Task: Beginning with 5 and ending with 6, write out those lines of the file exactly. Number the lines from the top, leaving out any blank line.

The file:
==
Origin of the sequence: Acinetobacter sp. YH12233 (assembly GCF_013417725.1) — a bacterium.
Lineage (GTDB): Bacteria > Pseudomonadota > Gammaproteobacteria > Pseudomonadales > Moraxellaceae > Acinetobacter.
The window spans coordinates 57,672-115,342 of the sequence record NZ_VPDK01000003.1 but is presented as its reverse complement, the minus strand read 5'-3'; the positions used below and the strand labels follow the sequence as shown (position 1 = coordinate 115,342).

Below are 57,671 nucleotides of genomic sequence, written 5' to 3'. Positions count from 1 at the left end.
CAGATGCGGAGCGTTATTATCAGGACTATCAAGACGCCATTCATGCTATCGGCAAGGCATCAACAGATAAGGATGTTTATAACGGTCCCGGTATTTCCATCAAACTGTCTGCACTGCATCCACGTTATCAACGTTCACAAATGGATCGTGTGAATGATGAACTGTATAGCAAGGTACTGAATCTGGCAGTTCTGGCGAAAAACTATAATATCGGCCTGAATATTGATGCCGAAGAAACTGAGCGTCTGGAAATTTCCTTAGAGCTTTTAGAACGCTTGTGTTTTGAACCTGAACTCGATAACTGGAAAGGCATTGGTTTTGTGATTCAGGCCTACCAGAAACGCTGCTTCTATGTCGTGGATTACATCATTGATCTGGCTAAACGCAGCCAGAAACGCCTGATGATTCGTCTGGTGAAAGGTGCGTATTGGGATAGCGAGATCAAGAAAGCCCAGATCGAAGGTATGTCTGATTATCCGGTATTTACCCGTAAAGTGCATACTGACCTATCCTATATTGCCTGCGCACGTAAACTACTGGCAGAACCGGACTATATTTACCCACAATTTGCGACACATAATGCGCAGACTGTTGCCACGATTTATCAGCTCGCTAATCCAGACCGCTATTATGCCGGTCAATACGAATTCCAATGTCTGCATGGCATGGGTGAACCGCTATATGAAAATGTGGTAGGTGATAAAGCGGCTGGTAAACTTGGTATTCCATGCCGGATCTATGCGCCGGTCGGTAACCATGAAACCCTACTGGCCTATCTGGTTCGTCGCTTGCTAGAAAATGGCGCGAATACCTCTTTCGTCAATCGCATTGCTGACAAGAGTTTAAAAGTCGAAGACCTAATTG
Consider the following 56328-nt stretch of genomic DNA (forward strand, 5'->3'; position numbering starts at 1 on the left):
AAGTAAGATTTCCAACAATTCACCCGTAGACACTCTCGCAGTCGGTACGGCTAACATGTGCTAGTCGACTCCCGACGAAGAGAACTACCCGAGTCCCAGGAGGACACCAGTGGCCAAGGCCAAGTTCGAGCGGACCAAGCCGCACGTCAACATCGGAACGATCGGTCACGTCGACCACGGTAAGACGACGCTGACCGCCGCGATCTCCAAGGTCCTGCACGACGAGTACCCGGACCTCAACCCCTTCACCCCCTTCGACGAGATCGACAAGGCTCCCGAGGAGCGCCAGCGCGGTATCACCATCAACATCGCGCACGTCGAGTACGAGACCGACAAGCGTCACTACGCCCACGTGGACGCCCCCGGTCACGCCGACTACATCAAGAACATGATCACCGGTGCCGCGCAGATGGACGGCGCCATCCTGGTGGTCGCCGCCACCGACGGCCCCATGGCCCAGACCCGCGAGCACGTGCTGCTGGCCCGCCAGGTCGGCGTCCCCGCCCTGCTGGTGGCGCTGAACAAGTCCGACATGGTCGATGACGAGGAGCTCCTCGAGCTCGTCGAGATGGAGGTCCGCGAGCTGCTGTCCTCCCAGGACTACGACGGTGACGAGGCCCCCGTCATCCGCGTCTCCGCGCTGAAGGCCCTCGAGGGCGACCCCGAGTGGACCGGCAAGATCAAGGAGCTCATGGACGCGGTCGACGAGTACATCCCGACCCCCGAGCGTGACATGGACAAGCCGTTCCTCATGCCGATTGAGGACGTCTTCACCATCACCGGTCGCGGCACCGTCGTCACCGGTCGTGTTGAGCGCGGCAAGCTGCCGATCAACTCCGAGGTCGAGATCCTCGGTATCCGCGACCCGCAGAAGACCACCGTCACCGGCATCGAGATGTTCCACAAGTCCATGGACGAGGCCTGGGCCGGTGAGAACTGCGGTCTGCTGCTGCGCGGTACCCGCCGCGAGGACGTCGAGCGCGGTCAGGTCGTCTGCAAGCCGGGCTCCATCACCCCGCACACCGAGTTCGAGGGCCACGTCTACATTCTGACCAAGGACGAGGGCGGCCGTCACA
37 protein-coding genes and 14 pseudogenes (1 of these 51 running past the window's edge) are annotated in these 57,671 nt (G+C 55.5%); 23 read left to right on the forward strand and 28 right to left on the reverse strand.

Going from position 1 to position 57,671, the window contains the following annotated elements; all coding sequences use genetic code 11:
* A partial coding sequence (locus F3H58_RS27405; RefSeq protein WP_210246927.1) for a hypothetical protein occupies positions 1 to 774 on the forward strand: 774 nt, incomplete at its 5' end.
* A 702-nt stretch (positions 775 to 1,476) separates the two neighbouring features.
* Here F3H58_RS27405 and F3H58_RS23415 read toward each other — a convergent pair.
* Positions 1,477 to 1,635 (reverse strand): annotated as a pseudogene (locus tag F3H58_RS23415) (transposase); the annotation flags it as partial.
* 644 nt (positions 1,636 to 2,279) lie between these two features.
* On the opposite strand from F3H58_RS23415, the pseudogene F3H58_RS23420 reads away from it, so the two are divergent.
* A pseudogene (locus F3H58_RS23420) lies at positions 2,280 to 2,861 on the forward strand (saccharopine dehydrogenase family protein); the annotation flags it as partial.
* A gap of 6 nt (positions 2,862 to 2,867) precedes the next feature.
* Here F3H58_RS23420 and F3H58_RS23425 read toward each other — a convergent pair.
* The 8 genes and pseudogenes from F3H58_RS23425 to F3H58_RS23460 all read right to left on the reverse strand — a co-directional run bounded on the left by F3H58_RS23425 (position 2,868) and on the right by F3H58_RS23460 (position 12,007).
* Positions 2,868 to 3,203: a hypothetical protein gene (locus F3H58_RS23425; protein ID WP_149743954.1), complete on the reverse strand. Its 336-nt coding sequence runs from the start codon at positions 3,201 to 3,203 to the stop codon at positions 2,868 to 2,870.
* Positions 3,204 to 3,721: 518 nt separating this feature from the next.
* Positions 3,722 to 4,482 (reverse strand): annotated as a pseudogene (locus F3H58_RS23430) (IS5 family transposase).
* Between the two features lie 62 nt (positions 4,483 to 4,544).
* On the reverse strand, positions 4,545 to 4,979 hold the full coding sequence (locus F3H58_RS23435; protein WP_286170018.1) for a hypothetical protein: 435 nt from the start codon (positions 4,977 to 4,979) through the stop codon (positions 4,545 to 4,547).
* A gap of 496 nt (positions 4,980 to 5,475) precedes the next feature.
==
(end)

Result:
CAGATGCGGAGCGTTATTATCAGGACTATCAAGACGCCATTCATGCTATCGGCAAGGCATCAACAGATAAGGATGTTTATAACGGTCCCGGTATTTCCATCAAACTGTCTGCACTGCATCCACGTTATCAACGTTCACAAATGGATCGTGTGAATGATGAACTGTATAGCAAGGTACTGAATCTGGCAGTTCTGGCGAAAAACTATAATATCGGCCTGAATATTGATGCCGAAGAAACTGAGCGTCTGGAAATTTCCTTAGAGCTTTTAGAACGCTTGTGTTTTGAACCTGAACTCGATAACTGGAAAGGCATTGGTTTTGTGATTCAGGCCTACCAGAAACGCTGCTTCTATGTCGTGGATTACATCATTGATCTGGCTAAACGCAGCCAGAAACGCCTGATGATTCGTCTGGTGAAAGGTGCGTATTGGGATAGCGAGATCAAGAAAGCCCAGATCGAAGGTATGTCTGATTATCCGGTATTTACCCGTAAAGTGCATACTGACCTATCCTATATTGCCTGCGCACGTAAACTACTGGCAGAACCGGACTATATTTACCCACAATTTGCGACACATAATGCGCAGACTGTTGCCACGATTTATCAGCTCGCTAATCCAGACCGCTATTATGCCGGTCAATACGAATTCCAATGTCTGCATGGCATGGGTGAACCGCTATATGAAAATGTGGTAGGTGATAAAGCGGCTGGTAAACTTGGTATTCCATGCCGGATCTATGCGCCGGTCGGTAACCATGAAACCCTACTGGCCTATCTGGTTCGTCGCTTGCTAGAAAATGGCGCGAATACCTCTTTCGTCAATCGCATTGCTGACAAGAGTTTAAAAGTCGAAGACCTAATTG
Consider the following 56328-nt stretch of genomic DNA (forward strand, 5'->3'; position numbering starts at 1 on the left):